You might have heard terms like ‘Millennial’, or ‘Baby Boomer’ floating around, but what do they mean? Or more accurately, who do they mean?
As we enter a period of advancing technology and fast societal change, the gap between generations and the way they have lived their lives have grown to reveal interesting characteristics as well as common misconceptions.
"Generations take on special meaning because their members tend to experience critical life events and transitions at particular historical moments, and these moments define their lives."
says Deborah Carr, Ph.D., professor and chair of the sociology department of Boston University and author of Golden Years? Social Inequalities in Later Life.
Maturists (Born 1928 – 1945)
Also known as the Silent Generation, Maturists are categorised as those born before 1945 (and who therefore lived through WW2). As suggested in Times Magazine in the 50s, the name ‘Silent Generation’ stems from the saying that children should be seen and not heard, which is how this generation was raised. In drastic contrast to today’s children, Maturists grew up without technology, instead taking to the great outdoors to seek entertainment from classic games like Kick the Can.
This pre-feminism era saw genders largely conforming to the social norms of their time, with women taking the role of stay-at-home mums, and men committing years to a single career. Notable famous figures from this generation include Audrey Hepburn, Elvis Presley and Martin Luther King Jr.
Children of this generation were taught to have a strong work ethic and were expected to earn their way through life.
Baby Boomers (Born 1946 to 1960)
Baby Boomers describes the generation of people born between 1945 and 1960 with the name referring to the boom in births in the years following WW2. This generation bore witness to and likely participated in waves of activism across the globe, with many coming of age during peak historical eras such as The Civil Rights movement, the Women’s Movement and The Vietnam War.
As well as the emergence of Rock & Roll, this generation was also the first to grow up with television and a slate of iconic movies including The Godfather, Jaws and Clockwork Orange.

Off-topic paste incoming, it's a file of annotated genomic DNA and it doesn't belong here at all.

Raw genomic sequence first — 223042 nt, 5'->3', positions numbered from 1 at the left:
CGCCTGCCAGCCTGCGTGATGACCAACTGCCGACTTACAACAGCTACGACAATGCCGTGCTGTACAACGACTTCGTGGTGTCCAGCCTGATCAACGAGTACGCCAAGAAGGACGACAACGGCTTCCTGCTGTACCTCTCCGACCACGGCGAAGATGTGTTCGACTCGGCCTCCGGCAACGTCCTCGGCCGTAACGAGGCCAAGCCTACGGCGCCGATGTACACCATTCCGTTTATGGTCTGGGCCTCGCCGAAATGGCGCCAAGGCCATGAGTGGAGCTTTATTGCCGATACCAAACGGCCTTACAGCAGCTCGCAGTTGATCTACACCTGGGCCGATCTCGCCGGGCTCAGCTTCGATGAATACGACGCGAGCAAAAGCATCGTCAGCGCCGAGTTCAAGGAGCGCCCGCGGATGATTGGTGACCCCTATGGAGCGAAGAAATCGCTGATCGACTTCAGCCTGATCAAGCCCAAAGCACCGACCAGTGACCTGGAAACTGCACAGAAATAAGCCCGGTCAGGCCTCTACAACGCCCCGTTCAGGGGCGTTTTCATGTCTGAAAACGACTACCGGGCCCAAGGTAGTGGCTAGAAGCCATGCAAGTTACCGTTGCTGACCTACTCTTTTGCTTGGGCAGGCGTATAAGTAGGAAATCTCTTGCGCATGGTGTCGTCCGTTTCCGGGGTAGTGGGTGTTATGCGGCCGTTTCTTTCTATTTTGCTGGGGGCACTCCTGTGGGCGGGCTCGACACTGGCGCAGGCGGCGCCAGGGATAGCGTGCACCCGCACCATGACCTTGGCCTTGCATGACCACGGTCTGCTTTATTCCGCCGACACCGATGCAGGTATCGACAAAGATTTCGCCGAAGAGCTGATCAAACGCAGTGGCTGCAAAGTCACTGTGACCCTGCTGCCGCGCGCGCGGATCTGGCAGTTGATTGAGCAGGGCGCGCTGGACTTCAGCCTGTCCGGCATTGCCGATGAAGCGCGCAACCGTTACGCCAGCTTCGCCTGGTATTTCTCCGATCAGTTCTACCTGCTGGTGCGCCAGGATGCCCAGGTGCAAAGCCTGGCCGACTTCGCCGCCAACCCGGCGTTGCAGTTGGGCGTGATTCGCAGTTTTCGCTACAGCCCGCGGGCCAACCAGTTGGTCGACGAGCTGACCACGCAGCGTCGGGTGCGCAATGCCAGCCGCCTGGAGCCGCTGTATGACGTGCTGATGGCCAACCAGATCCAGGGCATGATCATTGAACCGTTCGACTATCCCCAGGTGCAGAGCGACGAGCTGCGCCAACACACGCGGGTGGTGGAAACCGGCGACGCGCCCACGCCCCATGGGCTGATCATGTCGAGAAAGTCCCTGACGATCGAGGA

Parenting styles were redefined by the Baby Boomer generation, being the first parents to consider their children’s perspectives and introducing the ‘family meeting’.
Generation X (Born 1961 to 1980)
With seemingly lower numbers than both Baby Boomers and Millennials, Generation X refers to people born between 1961 and 1980. This generation is often referred to as the ‘Latchkey’ or ‘Middle Child’ generation given its position between the larger groups of Millennials and Baby Boomers.
The combination of the growth in dual-income families and the boost in the divorce rate during their childhoods meant that many people from this generation spent their hours unsupervised after school. Whilst this creates a sense of independence, it is also responsible for the common misconception that this generation plays host to a great deal of scepticism. Perhaps the most significant characteristic of this age group is that they experienced the start of digitalisation in society, enjoying the emergence of music videos, Walkmans and even computers (although the Rubiks Cube was certainly still a hit!).
Generation X parents were famously the first to use helicopter parenting styles. “Unlike their Boomer parents, who famously let their kids stay outside until the streetlights came on, Generation X parents have a tendency to be far more involved with their children's social and educational development.”
Generation Y (also known as Millennials, born 1981 to 1995)
Generation Y, more popularly known as Millennials, is the largest populated age group in modern history, born between 1981 and 1995. As a group, they mark a particular historical milestone in that they were the first generation to grow with access to unlimited information at their fingertips through the likes of Google, Yahoo, Facebook, and iPhones.